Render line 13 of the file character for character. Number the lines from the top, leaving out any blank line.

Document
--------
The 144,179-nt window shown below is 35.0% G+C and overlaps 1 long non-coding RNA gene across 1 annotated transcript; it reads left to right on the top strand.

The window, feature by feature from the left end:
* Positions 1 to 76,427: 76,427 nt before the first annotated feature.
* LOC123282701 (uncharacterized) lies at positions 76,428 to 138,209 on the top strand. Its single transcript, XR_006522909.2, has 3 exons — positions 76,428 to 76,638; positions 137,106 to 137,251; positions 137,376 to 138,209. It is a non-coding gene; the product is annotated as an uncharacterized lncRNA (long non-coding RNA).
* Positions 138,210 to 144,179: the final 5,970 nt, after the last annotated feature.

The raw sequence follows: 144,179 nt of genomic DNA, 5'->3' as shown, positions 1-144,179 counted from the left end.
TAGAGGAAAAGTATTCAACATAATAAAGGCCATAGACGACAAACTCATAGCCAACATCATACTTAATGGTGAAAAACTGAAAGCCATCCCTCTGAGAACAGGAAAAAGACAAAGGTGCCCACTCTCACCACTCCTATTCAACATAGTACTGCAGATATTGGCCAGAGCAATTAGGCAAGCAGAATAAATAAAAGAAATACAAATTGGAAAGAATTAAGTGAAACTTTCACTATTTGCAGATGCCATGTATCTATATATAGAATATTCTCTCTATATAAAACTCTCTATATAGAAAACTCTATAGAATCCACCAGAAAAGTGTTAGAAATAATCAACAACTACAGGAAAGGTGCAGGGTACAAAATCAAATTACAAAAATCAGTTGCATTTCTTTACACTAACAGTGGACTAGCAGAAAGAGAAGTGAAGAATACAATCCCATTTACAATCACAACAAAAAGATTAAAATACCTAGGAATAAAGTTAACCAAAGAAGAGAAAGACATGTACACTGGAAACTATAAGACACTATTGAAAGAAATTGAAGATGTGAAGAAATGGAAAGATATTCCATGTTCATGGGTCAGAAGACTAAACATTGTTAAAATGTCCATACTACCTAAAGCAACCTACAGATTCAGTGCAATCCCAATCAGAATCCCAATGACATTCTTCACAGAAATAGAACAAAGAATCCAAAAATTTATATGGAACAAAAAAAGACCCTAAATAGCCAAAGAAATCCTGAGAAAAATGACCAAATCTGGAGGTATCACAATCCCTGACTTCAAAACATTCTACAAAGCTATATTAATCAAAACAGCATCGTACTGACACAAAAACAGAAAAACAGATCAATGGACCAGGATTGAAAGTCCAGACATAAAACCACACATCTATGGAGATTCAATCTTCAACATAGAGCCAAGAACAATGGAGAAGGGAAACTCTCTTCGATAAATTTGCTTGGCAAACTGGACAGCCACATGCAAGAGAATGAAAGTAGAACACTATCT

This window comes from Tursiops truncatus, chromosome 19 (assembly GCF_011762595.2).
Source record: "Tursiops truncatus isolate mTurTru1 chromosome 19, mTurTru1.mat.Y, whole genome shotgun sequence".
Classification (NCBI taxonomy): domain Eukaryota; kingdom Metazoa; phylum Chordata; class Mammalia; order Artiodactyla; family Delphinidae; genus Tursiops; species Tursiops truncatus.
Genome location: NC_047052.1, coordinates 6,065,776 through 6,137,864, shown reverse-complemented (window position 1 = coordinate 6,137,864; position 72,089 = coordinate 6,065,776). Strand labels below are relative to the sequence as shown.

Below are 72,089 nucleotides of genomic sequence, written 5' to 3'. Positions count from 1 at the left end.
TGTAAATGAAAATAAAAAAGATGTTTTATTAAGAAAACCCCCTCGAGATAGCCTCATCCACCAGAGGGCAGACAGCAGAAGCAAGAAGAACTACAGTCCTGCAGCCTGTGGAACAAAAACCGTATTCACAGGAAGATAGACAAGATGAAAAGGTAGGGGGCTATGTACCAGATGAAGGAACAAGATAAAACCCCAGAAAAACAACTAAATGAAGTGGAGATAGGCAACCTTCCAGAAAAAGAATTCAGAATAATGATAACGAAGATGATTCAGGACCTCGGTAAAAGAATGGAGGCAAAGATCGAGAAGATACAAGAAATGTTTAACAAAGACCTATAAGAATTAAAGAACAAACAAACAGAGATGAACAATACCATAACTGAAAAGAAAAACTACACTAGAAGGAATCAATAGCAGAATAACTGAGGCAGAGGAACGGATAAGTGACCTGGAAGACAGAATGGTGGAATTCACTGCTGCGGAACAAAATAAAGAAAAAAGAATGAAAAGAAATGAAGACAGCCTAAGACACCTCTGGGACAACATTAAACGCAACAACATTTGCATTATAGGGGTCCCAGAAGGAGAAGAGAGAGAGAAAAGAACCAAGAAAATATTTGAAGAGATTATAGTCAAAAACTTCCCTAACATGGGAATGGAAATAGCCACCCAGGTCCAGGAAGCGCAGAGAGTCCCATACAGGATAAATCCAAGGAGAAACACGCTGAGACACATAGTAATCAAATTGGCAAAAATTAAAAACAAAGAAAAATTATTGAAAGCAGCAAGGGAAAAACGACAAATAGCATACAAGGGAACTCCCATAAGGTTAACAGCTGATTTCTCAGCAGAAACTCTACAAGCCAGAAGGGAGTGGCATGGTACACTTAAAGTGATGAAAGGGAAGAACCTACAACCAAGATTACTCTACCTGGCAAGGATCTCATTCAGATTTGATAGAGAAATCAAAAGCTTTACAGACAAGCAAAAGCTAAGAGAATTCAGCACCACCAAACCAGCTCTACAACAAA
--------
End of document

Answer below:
TGTAAATGAAAATAAAAAAGATGTTTTATTAAGAAAACCCCCTCGAGATAGCCTCATCCACCAGAGGGCAGACAGCAGAAGCAAGAAGAACTACAGTCCTGCAGCCTGTGGAACAAAAACCGTATTCACAGGAAGATAGACAAGATGAAAAGGTAGGGGGCTATGTACCAGATGAAGGAACAAGATAAAACCCCAGAAAAACAACTAAATGAAGTGGAGATAGGCAACCTTCCAGAAAAAGAATTCAGAATAATGATAACGAAGATGATTCAGGACCTCGGTAAAAGAATGGAGGCAAAGATCGAGAAGATACAAGAAATGTTTAACAAAGACCTATAAGAATTAAAGAACAAACAAACAGAGATGAACAATACCATAACTGAAAAGAAAAACTACACTAGAAGGAATCAATAGCAGAATAACTGAGGCAGAGGAACGGATAAGTGACCTGGAAGACAGAATGGTGGAATTCACTGCTGCGGAACAAAATAAAGAAAAAAGAATGAAAAGAAATGAAGACAGCCTAAGACACCTCTGGGACAACATTAAACGCAACAACATTTGCATTATAGGGGTCCCAGAAGGAGAAGAGAGAGAGAAAAGAACCAAGAAAATATTTGAAGAGATTATAGTCAAAAACTTCCCTAACATGGGAATGGAAATAGCCACCCAGGTCCAGGAAGCGCAGAGAGTCCCATACAGGATAAATCCAAGGAGAAACACGCTGAGACACATAGTAATCAAATTGGCAAAAATTAAAAACAAAGAAAAATTATTGAAAGCAGCAAGGGAAAAACGACAAATAGCATACAAGGGAACTCCCATAAGGTTAACAGCTGATTTCTCAGCAGAAACTCTACAAGCCAGAAGGGAGTGGCATGGTACACTTAAAGTGATGAAAGGGAAGAACCTACAACCAAGATTACTCTACCTGGCAAGGATCTCATTCAGATTTGATAGAGAAATCAAAAGCTTTACAGACAAGCAAAAGCTAAGAGAATTCAGCACCACCAAACCAGCTCTACAACAAA